On Mike Davis' "Planet of Slums" Richard Pithouse Visions of the future, presented as aspiration or inevitability, exercise tremendous power over certain kinds of decision making in the present. In cities where local elites are able to imagine a convivial future for themselves and where the economy is based on consumption as well as production or extraction, the vision of the future is, above all, the idea of a ‘World Class City’. This is the idea that guides and justifies the decisions of the technocratic elites organized in ‘partnerships’ across governments, donor agencies, NGOs, the academy and corporations. Their decisions produce broadly similar results around the world – the exclusion and eviction of the poor, the commodification of public space and public investment in projects for private profit such as conference centers, casinos, hotels, shopping malls, golf course estates, major sports events and so on at the direct expense of public investment in public housing, public facilities and public space. Rem Koolhaas tells us that it is time to get real and the reality is that shopping is “the last remaining form of public activity.”1
Critical Art Ensemble's Steve Kurtz is Cleared of Mail and Wire Fraud Charges Artist and University of Buffalo Professor Steve Kurtz was cleared of charges for mail and wire fraud today in federal court. U.S. District Judge Richard Arcara ruled that criminal charges brought against him by federal prosecutors were “insufficient on[their] face.”
Jun 5 2008 9:00 am
Jun 7 2008 6:00 am
HOW CLASS WORKS — 2008 A Conference at SUNY Stony Brook June 5-7, 2008 The Center for Study of Working Class Life is pleased to announce the How Class Works – 2008 Conference, to be held at the State University of New York at Stony Brook, June 5 - 7, 2008. Purpose and orientation : The conference seeks to explore ways in which an explicit recognition of class helps to understand the social world in which we live, and ways in which analysis of society can deepen our understanding of class as a social relationship. Presentations should take as their point of reference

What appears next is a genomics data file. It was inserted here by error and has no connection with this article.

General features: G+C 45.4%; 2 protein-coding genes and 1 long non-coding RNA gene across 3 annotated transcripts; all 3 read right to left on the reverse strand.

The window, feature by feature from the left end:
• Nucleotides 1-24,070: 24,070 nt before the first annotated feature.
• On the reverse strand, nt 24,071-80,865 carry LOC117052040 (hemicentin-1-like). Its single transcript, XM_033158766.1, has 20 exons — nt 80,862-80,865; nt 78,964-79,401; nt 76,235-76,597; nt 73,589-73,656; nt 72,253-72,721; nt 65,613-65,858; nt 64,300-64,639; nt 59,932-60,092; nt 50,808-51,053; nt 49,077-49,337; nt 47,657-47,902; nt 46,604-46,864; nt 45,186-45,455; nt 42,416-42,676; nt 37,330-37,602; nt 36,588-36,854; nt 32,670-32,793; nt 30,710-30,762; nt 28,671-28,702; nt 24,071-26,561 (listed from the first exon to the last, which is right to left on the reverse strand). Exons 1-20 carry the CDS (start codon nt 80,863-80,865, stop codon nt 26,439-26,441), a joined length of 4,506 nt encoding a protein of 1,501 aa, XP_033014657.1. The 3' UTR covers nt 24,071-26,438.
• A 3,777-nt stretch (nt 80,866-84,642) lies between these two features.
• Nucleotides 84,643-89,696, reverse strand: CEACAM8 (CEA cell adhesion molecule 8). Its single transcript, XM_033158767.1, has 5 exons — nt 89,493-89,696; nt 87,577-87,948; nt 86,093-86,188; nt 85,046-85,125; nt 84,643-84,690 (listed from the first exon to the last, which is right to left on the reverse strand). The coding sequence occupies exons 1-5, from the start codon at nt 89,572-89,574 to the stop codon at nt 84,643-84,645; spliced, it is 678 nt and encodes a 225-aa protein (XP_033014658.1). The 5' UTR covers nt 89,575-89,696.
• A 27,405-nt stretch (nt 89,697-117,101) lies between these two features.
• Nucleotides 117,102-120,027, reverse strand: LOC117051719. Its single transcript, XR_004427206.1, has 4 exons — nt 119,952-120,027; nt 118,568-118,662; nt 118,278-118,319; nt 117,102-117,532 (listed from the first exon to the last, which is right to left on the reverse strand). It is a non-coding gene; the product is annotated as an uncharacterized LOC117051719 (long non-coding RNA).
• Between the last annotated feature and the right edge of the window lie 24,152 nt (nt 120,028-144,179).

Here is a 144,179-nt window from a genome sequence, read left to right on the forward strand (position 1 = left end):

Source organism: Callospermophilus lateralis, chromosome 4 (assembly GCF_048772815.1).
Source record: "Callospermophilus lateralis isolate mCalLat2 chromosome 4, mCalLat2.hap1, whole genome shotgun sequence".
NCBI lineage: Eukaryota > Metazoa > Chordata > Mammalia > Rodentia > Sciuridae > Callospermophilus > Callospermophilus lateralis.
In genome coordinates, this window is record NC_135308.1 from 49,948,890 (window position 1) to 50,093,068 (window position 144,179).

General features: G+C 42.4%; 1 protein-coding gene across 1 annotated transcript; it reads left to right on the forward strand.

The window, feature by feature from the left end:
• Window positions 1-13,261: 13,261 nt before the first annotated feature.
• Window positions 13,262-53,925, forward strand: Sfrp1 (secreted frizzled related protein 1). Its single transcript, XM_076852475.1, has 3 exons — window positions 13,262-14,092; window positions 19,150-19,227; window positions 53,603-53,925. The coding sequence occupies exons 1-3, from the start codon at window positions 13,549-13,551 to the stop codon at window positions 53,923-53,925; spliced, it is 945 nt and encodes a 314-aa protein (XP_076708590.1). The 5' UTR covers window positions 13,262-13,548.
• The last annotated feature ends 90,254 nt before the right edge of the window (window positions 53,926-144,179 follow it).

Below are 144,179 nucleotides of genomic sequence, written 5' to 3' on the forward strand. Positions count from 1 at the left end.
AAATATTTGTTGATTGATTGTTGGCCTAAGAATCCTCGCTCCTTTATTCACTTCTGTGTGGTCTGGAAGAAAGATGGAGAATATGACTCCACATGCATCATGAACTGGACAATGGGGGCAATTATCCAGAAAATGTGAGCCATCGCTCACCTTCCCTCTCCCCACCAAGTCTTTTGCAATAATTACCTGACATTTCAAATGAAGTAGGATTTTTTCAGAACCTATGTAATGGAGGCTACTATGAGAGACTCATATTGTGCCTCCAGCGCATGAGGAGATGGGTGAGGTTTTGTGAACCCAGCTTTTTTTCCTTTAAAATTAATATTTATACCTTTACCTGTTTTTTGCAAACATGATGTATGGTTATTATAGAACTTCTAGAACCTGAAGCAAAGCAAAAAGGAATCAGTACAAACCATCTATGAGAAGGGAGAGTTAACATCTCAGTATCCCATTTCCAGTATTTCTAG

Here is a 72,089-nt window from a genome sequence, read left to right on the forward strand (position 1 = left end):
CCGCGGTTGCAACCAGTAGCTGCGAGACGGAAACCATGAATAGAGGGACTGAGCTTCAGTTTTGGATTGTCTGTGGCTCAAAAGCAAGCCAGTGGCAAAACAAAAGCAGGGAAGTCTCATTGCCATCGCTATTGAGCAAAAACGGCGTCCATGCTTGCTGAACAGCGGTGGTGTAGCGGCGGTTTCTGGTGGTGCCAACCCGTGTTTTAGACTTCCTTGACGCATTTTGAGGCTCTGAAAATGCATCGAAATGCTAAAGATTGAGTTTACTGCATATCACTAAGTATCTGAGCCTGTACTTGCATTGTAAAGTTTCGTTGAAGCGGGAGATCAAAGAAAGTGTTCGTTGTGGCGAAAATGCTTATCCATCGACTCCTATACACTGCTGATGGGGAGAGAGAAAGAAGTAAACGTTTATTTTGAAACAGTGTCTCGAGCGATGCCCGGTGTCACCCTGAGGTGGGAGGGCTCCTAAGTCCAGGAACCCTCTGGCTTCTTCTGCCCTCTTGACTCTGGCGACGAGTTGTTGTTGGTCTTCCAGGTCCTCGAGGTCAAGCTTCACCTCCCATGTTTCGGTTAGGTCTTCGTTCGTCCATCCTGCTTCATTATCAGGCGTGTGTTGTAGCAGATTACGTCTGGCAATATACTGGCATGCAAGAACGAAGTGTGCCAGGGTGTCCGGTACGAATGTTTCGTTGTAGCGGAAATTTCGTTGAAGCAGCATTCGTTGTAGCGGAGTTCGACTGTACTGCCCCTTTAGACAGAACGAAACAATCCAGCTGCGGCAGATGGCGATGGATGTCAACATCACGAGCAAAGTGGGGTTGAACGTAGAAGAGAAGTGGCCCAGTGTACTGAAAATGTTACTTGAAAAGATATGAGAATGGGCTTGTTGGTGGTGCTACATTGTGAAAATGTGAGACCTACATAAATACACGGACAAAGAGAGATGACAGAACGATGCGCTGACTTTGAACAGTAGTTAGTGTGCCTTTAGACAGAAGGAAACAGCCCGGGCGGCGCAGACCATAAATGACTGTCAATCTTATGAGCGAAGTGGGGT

IFPI Forces Danish ISP to Block The Pirate Bay Ernesto The battle between the IFPI and the Pirate Bay continues. A Danish court ruled in favor of the IFPI, and ordered the Danish ISP "Tele2?$B!m (DMT2-Tele2) to block all access to the popular BitTorrent tracker. The Pirate Bay, currently ranked 28th in the list of most visited sites in Denmark, is working on countermeasures. The court case was initiated by the IFPI - the infamous anti-piracy organization that represents the recording industry - and plans to force other ISPs to do the same. However, The Pirate Bay is determined to fight back, as usual. The Pirate Bay team has already asked other BitTorrent admins to stand up against the IFPI lobby, and arranged a meeting with Tele2 to discuss the current events. Pirate Bay co-founder Brokep told TorrentFreak in a response: "I hope the torrent community understands what this will do to Danish people. It will also act as a very bad precedent for the European Union, and I hope everybody will fight this." At the moment, The Pirate Bay team is registering new (Danish) domains, to make sure people can still download .torrent files from the Bay when the ban is activated later today tomorrow. In addition the Pirate Bay will launch a campaign website, together with the Danish pro-piracy lobby "Piratgruppen".
After a long procrastination in fighting out whatever issue broke the info exchange slash code site, and an even longer process of converting that slash code site to drupal, we're just about done. At this point, all stories, users, comments have been moved over. slash user's journal entries are now blog posts. Thanks to those that attended the workshop at NYC Drupal Camp 3 for which conversion from slash to drupal was started. Details on the conversion can be found at http://eric.openflows.com/node/26 Expect the site to change a bit in design, interface and features over the next month or two.

Behind the fire: Ben Dangl on struggles in Latin America

Shay Totten

From the Vermont Guardian

Vermont Guardian: In the research for your book, The Price of Fire: Resource Wars and Social Movements in Bolivia, what did you find to be the biggest misconception that people in the United States have about the struggles facing many of the indigenous people in Latin and South America?

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